6. Scholarship in Asian American and critical mixed race studies informs my thinking here of racialized performances of inscrutability, in particular Jennifer Ann Ho’s Racial Ambiguity in Asian American Culture (2015), and Colleen Kim Daniher’s work on the racial ambiguity act (“Performing the Racial Ambiguity Act: Settler Colonialism, Imperialism, and Performance” [2015]).

7. I think here of the vital work of Christina León, Iván Ramos, Hentyle Yapp, Katie Brewer Ball, Rachel Ellis Neyra, Roy Pérez, and Summer Kim Lee at the panels on racialized negativity at the annual meeting of the American Studies Association in 2015. I am inspired by León’s formulation of opacity, as “an aesthetic and ethico-political response to the demands for transparency” within Latinx studies, in “Forms of Opacity: Roaches, Blood, and Being Stuck in Xandra Ibarra’s Corpus” (2017, 378). Certainly I am indebted to the work of many scholars, including Gayatri Gopinath’s theory of impossibility and queer female diasporic subjectivity, and Martin Manalansan’s formulation of disaffection as a temporary affective mode of survival in “Servicing the World: Flexible Filipinos and the Unsecured Life” (2010, 215–228).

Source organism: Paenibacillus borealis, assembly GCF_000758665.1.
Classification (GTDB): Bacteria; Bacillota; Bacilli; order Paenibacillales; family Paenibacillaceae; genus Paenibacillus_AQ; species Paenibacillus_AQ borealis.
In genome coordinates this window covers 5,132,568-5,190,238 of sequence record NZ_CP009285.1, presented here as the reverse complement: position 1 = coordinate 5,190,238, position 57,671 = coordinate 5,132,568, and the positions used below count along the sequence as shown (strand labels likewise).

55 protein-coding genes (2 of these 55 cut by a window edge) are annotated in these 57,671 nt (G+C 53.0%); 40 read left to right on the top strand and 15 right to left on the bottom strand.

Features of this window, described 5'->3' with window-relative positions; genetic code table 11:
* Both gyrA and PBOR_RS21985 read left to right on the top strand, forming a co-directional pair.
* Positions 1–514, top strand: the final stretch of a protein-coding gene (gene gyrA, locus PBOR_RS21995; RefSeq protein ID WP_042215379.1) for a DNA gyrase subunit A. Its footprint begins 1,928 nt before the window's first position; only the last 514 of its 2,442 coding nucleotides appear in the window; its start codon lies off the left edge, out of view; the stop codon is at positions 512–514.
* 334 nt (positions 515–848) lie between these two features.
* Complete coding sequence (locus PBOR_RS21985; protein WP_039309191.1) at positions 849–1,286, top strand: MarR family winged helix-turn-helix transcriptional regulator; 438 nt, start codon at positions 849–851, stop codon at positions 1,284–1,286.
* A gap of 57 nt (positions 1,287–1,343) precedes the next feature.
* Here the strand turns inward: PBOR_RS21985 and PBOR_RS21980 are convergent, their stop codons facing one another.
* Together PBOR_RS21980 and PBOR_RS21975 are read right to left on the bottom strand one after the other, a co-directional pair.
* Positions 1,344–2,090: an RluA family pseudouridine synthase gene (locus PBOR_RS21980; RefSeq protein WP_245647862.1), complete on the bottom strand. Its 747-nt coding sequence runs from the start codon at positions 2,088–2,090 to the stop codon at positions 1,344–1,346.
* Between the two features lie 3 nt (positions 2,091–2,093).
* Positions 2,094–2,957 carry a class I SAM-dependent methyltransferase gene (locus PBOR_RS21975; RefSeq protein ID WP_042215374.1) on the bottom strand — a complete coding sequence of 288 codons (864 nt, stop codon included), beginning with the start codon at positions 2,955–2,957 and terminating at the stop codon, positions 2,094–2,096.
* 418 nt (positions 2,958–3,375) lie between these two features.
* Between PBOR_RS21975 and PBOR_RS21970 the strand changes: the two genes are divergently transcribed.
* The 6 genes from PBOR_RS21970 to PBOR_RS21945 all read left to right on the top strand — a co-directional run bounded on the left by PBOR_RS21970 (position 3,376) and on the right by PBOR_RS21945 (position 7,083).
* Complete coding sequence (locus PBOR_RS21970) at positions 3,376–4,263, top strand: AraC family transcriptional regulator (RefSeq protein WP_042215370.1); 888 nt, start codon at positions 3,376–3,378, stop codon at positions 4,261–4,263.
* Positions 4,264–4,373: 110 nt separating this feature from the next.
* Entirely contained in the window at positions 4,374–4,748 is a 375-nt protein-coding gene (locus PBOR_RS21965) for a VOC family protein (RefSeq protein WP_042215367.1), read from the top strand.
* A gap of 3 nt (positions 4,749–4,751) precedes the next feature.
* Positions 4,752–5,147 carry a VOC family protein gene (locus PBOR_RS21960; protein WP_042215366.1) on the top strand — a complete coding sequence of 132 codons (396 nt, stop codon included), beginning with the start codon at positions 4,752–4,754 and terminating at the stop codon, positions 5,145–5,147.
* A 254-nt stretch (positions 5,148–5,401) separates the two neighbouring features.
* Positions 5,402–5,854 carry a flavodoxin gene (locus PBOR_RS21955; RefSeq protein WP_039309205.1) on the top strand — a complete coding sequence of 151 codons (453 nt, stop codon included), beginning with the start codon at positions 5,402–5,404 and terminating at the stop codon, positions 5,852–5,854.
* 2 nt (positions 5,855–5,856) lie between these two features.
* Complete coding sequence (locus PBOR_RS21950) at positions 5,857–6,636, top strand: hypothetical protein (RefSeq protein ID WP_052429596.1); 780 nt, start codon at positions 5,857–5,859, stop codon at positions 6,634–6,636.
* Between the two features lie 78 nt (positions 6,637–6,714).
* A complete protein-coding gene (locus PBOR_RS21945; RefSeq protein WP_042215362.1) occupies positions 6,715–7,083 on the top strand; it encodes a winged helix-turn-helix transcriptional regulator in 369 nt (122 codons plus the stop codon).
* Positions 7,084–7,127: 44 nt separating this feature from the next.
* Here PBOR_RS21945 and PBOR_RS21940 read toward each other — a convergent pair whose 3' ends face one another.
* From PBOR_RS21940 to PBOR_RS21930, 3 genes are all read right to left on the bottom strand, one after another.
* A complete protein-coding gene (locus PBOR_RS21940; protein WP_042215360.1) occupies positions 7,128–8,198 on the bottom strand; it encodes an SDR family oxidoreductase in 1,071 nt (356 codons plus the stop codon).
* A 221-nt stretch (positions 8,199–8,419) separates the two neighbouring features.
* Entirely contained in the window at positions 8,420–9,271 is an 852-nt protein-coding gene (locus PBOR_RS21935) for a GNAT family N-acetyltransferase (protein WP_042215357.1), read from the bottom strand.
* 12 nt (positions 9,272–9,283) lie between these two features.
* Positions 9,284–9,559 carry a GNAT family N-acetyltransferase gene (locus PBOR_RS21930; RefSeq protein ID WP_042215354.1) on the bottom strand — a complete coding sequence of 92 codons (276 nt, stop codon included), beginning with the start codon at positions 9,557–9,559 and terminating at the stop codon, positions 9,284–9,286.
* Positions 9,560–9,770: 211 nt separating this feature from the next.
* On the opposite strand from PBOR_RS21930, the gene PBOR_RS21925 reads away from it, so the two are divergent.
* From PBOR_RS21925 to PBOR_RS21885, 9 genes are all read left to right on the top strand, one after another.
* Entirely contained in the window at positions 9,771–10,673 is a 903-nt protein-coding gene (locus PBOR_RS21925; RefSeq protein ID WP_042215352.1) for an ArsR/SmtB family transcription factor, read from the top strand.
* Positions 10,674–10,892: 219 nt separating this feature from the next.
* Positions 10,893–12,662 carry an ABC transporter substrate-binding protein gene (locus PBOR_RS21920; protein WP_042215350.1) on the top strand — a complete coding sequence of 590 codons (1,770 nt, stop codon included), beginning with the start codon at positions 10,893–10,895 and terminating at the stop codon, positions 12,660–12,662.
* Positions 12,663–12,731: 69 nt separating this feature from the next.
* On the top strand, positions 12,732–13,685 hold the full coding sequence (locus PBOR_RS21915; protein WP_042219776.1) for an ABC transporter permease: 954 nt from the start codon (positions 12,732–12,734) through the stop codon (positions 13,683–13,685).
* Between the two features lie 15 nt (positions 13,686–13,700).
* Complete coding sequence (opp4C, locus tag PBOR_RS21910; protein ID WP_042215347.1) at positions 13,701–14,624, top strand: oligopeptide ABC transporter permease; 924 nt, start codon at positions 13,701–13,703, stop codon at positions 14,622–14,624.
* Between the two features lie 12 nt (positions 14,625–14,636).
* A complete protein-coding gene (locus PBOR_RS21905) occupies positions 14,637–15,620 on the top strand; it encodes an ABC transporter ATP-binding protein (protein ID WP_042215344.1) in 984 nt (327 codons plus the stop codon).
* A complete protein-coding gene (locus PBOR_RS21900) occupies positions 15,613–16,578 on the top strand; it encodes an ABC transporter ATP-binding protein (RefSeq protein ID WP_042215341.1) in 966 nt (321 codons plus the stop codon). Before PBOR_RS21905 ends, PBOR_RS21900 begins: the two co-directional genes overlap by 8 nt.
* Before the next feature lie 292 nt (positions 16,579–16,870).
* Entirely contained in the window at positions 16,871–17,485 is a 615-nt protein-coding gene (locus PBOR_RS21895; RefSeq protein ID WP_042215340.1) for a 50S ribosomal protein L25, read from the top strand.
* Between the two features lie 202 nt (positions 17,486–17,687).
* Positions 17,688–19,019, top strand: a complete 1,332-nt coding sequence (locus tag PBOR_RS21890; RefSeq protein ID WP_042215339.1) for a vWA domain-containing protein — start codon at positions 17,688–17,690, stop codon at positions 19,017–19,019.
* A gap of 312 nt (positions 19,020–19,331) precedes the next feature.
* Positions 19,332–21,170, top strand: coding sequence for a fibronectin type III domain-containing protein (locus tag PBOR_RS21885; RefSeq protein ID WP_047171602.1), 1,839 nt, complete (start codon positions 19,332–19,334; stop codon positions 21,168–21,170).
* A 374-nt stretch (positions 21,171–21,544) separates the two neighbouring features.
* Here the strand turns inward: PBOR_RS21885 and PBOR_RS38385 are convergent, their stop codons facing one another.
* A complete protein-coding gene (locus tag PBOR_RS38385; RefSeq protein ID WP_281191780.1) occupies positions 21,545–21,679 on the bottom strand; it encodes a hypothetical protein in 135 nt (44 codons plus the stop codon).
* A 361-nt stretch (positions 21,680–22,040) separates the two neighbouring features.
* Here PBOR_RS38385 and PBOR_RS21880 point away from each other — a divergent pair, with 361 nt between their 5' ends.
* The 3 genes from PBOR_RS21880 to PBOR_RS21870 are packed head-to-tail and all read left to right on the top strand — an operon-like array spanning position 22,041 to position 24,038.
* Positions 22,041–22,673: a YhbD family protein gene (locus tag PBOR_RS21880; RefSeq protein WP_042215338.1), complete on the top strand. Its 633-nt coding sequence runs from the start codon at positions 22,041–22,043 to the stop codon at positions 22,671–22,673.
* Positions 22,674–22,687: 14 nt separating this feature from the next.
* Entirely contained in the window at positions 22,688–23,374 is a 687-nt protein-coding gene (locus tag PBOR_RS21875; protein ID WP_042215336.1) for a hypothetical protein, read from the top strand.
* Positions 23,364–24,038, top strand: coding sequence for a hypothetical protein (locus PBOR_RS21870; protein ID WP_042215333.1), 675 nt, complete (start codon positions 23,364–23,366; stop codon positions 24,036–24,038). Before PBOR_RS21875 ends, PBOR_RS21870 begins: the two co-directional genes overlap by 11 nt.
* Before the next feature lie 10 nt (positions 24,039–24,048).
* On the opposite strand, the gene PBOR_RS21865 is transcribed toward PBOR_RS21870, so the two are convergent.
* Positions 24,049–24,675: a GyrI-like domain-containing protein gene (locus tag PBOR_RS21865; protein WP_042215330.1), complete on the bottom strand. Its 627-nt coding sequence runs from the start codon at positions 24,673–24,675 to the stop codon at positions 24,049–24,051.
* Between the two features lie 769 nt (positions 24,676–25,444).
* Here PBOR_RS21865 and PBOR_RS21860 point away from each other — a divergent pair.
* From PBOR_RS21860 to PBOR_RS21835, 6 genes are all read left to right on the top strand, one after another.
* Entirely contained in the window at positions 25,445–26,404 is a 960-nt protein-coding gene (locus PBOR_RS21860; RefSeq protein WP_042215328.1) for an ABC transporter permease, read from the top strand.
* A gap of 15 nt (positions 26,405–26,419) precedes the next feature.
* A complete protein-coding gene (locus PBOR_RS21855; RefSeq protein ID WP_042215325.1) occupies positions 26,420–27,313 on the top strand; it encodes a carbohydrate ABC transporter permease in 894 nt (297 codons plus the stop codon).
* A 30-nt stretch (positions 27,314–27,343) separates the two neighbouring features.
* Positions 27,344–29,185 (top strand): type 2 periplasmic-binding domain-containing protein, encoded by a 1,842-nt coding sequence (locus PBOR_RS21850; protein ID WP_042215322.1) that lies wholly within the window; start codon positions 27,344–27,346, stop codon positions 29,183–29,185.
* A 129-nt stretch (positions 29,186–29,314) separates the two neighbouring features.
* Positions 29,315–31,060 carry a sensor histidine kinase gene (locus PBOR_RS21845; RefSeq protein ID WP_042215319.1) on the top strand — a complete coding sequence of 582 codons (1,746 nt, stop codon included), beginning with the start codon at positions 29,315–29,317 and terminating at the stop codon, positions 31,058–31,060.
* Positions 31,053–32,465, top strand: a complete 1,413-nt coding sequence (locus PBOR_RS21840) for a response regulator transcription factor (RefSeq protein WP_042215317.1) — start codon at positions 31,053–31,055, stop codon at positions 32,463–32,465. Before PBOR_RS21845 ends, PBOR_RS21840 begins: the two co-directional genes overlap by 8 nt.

8. For more on racial aesthetics of silence, see Kevin Quashie’s The Sovereignty of Quiet (2012), which elegantly theorizes quiet as an expressive mode of critical resistance in black culture. My thoughts on silence engage, too, with Mari Ruti’s concluding dialogue with Jordan Mulder in The Ethics of Opting Out (2017), and “the role that silence plays in the fetishistic production of the exotic other who, by virtue of its unwillingness (or incapacity) to participate in the vocal world of neoliberal agency, functions both as an object of desire and as a site of tremendous anxiety for the urban Western subject” (220).

Notes on Contributor

Vivian L. Huang is an assistant professor of Women’s, Gender, and Sexuality Studies at Williams College. Huang writes and teaches in the intersections of Asian Americanist critique, performance studies, and queer of color critique. She is completing a book, Inscrutably Other: Asian American Aesthetics and Queer Feminist Critique, on contemporary Asian American performances of inscrutability.